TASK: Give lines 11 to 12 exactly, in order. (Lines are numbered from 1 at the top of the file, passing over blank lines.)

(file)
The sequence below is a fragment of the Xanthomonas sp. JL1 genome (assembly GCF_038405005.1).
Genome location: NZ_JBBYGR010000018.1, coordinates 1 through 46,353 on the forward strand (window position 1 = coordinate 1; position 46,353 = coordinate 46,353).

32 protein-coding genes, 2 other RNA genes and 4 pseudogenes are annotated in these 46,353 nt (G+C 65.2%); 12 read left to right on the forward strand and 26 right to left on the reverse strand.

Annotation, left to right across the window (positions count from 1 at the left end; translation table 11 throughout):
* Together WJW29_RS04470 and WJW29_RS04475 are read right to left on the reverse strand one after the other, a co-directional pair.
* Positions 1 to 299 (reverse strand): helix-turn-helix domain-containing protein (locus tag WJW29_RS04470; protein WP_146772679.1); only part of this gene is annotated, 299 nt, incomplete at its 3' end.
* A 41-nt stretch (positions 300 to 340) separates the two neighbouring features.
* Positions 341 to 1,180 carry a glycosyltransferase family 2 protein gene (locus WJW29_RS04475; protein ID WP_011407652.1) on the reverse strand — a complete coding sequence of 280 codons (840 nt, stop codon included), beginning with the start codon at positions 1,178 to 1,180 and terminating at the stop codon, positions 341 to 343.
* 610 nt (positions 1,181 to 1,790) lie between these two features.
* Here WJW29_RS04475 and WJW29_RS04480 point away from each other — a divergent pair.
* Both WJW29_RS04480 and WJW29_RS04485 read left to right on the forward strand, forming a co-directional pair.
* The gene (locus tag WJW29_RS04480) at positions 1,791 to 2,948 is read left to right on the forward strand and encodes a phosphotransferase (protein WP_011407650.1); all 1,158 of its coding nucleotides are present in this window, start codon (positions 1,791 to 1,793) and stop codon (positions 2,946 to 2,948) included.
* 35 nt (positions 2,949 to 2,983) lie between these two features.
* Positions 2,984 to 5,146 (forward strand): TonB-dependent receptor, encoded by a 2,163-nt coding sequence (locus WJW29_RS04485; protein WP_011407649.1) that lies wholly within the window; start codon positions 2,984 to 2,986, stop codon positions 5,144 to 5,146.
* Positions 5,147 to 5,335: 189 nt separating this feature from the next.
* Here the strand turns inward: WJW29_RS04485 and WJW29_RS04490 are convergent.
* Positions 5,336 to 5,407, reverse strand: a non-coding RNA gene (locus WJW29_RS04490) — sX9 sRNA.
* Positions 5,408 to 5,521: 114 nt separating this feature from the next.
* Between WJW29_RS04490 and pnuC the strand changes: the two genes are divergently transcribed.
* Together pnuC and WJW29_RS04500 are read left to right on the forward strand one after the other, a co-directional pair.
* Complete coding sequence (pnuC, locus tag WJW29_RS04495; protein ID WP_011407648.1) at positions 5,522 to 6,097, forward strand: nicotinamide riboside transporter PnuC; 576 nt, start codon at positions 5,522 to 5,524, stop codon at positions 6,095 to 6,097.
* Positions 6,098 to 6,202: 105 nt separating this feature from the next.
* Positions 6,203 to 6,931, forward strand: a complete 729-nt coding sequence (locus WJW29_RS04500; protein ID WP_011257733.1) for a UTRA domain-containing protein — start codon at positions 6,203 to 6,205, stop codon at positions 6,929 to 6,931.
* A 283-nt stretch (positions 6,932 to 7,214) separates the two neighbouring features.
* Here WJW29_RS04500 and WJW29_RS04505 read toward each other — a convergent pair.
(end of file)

* Both WJW29_RS04480 and WJW29_RS04485 read left to right on the forward strand, forming a co-directional pair.
* The gene (locus tag WJW29_RS04480) at positions 1,791 to 2,948 is read left to right on the forward strand and encodes a phosphotransferase (protein WP_011407650.1); all 1,158 of its coding nucleotides are present in this window, start codon (positions 1,791 to 1,793) and stop codon (positions 2,946 to 2,948) included.